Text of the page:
Bidenmania shows the utter weakness of the Democratic Party's bench

How is it that the big potential wild card in the Democratic race is a man who has run two presidential campaigns that were not at all successful? Let’s go through the record: Joe Biden had a plagiarism scandal derail one campaign, and he never got off the ground in 2008. Although he has proven himself reliable enough on abortion rights, the feminist left considers him a squish because he has given succor to those who believe taxpayer money should be quarantined from abortion. He’s also supported late-term bans on the procedure.

On foreign policy he’s all over the map. He supported the Iraq War, ruining any chance of going to the left of Hillary Clinton on that score. He also supported the partitioning of Iraq. Superficially, that may look prescient now that Iraq is tearing itself to pieces. But the truth is that a partition could only have been accomplished by sectarian war and bloodshed, and it would have inevitably created several zero-sum conflicts over the oil resources that are the only economic lifeline of any Iraqi state.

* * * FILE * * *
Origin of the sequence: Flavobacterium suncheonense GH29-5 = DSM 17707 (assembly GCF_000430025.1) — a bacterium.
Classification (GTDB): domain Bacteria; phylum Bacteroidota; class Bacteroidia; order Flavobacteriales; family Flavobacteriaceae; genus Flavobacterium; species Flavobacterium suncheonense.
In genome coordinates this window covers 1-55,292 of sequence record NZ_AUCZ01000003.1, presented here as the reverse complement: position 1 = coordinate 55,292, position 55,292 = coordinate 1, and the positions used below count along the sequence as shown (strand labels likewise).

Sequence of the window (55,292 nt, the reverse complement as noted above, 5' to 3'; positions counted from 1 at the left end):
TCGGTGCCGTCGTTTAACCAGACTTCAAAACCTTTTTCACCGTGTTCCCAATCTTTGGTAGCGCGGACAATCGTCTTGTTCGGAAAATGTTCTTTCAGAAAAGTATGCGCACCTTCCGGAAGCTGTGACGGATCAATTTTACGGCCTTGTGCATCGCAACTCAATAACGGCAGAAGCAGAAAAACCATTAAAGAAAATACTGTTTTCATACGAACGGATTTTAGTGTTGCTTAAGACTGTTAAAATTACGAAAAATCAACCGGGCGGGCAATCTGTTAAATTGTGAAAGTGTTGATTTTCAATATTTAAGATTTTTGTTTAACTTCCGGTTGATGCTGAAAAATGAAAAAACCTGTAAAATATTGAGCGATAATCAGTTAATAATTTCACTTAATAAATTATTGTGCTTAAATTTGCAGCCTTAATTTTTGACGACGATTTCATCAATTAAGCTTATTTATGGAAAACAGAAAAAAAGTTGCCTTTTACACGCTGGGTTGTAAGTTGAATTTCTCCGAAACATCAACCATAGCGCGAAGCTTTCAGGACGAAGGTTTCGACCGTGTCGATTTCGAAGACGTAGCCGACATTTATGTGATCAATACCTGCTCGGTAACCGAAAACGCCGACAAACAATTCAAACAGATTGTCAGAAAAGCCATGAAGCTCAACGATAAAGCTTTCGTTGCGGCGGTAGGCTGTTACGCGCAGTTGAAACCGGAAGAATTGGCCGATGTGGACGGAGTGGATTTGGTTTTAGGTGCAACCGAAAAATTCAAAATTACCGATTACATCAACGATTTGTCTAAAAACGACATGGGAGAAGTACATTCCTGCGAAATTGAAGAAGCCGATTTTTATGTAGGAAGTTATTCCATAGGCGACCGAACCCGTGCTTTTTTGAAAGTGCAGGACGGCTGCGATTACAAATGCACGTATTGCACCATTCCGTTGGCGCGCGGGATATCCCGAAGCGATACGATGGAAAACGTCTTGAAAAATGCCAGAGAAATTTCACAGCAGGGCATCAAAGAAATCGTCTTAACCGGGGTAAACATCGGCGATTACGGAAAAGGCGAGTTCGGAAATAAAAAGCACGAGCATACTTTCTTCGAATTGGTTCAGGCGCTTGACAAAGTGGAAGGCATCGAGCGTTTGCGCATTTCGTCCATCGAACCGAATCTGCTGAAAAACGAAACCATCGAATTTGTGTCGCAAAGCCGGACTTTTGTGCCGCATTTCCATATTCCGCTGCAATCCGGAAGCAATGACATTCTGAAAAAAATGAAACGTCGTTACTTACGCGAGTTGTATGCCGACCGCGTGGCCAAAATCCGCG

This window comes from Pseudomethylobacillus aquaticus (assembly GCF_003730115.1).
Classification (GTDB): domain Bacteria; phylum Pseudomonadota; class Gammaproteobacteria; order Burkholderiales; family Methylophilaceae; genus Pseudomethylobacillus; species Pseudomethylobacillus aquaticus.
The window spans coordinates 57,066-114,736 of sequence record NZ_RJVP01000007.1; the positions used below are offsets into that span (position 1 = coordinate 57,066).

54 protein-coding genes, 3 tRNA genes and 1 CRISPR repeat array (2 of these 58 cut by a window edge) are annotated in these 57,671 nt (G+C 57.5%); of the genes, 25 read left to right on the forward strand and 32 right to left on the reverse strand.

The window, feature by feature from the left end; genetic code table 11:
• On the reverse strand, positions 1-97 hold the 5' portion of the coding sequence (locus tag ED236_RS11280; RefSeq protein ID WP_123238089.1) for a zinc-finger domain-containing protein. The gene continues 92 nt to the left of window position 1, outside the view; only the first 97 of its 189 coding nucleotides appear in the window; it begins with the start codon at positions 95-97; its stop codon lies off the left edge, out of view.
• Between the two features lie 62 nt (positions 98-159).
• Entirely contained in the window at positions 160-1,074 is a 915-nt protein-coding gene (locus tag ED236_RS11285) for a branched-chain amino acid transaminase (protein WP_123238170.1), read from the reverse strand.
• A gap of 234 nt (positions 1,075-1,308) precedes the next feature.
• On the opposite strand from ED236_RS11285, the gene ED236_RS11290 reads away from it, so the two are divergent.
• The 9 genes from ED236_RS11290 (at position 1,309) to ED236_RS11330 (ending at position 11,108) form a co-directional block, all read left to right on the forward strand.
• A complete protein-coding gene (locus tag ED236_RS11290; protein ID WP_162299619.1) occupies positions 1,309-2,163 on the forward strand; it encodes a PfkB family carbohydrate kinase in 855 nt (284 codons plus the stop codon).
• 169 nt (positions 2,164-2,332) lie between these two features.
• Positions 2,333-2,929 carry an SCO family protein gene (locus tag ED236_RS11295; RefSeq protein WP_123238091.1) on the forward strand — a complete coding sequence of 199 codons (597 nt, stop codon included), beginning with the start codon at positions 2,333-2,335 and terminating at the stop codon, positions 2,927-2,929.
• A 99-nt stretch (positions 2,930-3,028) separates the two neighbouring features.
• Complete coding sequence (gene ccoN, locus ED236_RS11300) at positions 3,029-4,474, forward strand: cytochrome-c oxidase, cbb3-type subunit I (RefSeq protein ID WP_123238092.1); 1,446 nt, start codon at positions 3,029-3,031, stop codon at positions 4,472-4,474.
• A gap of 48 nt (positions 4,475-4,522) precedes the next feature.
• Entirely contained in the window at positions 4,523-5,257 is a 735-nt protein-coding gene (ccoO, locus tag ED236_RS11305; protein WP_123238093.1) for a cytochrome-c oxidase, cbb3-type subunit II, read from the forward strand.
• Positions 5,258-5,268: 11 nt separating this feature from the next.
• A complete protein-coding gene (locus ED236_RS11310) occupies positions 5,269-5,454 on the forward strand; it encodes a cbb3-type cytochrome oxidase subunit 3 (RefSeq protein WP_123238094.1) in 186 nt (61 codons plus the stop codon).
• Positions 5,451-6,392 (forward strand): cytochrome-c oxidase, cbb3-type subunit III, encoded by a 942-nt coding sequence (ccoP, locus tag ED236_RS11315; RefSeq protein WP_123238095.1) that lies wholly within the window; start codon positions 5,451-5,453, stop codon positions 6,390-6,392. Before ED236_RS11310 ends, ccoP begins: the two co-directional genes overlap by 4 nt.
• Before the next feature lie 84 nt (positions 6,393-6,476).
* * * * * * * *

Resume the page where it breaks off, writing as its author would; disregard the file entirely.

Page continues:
Besides, Joe Biden is a gaffe-prone, awkward man. That’s part of what makes him lovable — at least when he is removed from the direct heat of political combat. In a world where every politician’s word feels like the result of a focus-group test, Biden is refreshingly human. And as vice president, he hasn’t been one of the chief antagonists of Republicans in the Obama administration. But Democrats must dread the possibility of him repeating those classic Biden moments, like when he told a wheelchair-bound Missouri state senator to stand up or when he stereotyped a large and growing American ethnic population.